“Don’t come knocking on my door with your Fauci ouchi!” Rep. Lauren Boebert yelled at last month’s Conservative Political Action Conference. “You leave us the hell alone!” Boebert, R-Colo., has described her election to Congress as “a sign and a wonder, just like God promised.”
She’s a moderate in some circles. One Florida pastor hears parishioners call the vaccination the “sign of the beast,” a biblical reference to the apocalypse. A Tennessee pastor who threatens to expel anyone who wears a mask to his church also discourages people from getting the vaccination, which he falsely claims contains aborted fetal tissue.
No wonder that white evangelicals are among the least vaccinated Americans. And no wonder that many in the vaccinated majority, increasingly angry with their unprotected fellow citizens, conclude that anti-vaccination evangelicals are just tools in the right-wing war on common sense and basic decency.
Yet the roots of vaccination hesitancy are much older and more interesting than that. Indeed, American skepticism of expert knowledge reaches back nearly three centuries, to a rebellion against religious authority.
During the first century of English settlement in North America, most colonists listened to college-educated pastors. Whether Congregationalist in Massachusetts or Anglican in Virginia, those pastors based their authority on their knowledge of Latin and Greek as well as of theology. Many dabbled in medicine. They were the experts.
But in the mid-1730s, charismatic preachers without college degrees suddenly drew huge crowds with harrowing tales of a furious God and wayward flocks. Embracing these revivals, the Rev. Jonathan Edwards of Massachusetts delivered one of the most famous sermons in American history, “Sinners in the Hands of an Angry God.” (The title pretty much sums it up.)
The revivalists also denounced educated ministers as “unconverted” impostors whose book learning led people away from real piety. One likened the regular clergy’s sermons to “rat poison.” Distressed by such attacks, Edwards pulled back from the fires he had stoked, calling for “humility and modesty” in the face of conflicting views.
But the wounds of this religious revolution never healed. Unlike in crowded European countries, where congregants had to coexist, Americans kept spreading apart, moving west after 1800 and forming new churches that reproduced rather than resolved the bitter divisions that had begun back East.
As moderate Protestants began to stress the human capacity for progress with or without God’s help, wave after wave of revivals cast fresh doubt on anyone who claimed expert knowledge without divine inspiration.
New forms of fundamentalism emerged in the 1920s in response to Darwinian science and again in the 1970s in reaction to the women’s liberation and civil rights movements. While many Americans and Europeans drifted away from religion, except as a guide to moral conduct or a source of community, religious conservatives sustained the belief in God as an imminent presence in daily life — a power vastly superior to any kind of research or learning.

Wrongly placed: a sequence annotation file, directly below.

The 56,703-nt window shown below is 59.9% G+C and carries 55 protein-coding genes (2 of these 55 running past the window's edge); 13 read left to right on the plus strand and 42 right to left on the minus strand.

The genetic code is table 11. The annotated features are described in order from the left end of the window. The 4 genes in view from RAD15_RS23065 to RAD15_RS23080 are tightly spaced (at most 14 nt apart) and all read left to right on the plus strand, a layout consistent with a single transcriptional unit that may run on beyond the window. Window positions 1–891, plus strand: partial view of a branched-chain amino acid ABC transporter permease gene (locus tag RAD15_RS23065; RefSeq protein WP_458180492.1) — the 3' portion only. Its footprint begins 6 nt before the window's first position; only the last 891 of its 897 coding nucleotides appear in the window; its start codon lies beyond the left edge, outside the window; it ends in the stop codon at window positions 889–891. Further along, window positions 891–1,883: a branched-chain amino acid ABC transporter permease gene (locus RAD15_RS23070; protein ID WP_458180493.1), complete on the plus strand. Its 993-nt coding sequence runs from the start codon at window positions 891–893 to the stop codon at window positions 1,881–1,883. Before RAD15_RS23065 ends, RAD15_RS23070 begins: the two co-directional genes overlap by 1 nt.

As Boebert says, “The wisdom of the world is foolishness in God’s sight.”
Some faith communities have embraced vaccinations and other medical breakthroughs, citing God’s benevolence and the golden rule. Yet modern evangelicals often see God as more stern than kind, encouraging a sense of epic conflict between the pious and the profane. And over the past few decades, evangelicals’ deep-seated distrust of society’s experts has merged with the increasingly nihilistic themes of the far right, creating a toxic disdain for science in general and public health in particular.
Which brings us back to our troubled present. COVID-19 surges again due to vaccination hesitancy and growing hostility to basic safety precautions, while the experts — and the Americans who listen to them — throw up their hands. How can understanding the long history of anti-expertise help us overcome this deadly impasse?
To start, those of us who are vaccinated must accept that the non-vaccinated aren’t just political pawns for the Lauren Boeberts and Tucker Carlsons of the world. Rather, they are bearers of a long and complicated history, one that has often enlivened American culture.
After all, the mid-18th century revivals that tore apart so many communities also helped prepare the colonists to defy the Church of England, and thus the British Empire during the American Revolution. The revivalism of the 19th century often inspired anti-slavery activism.
In non-pandemic times, a healthy skepticism of expertise has made the U.S. a nation of free-thinkers and rule-breakers.
On that note, public health officials should more directly address faith communities, making clear that each church has a right to worship God according to its traditions and to question science when people’s lives are not in immediate danger. By taking that vital step across the great cultural divide, the experts can more effectively dispel the wild conspiracy theories swirling around the vaccines. They might even make the case that getting vaccinated is the moral choice, the kind, caring and Christian thing to do.
Many won’t listen. But some will, and fewer people will die.
In the end, we can all learn something from the Rev. Edwards, who had the wisdom to step back from his deepest longings for spiritual revival and speak instead to the simpler, humbler virtues of coming together in dark times.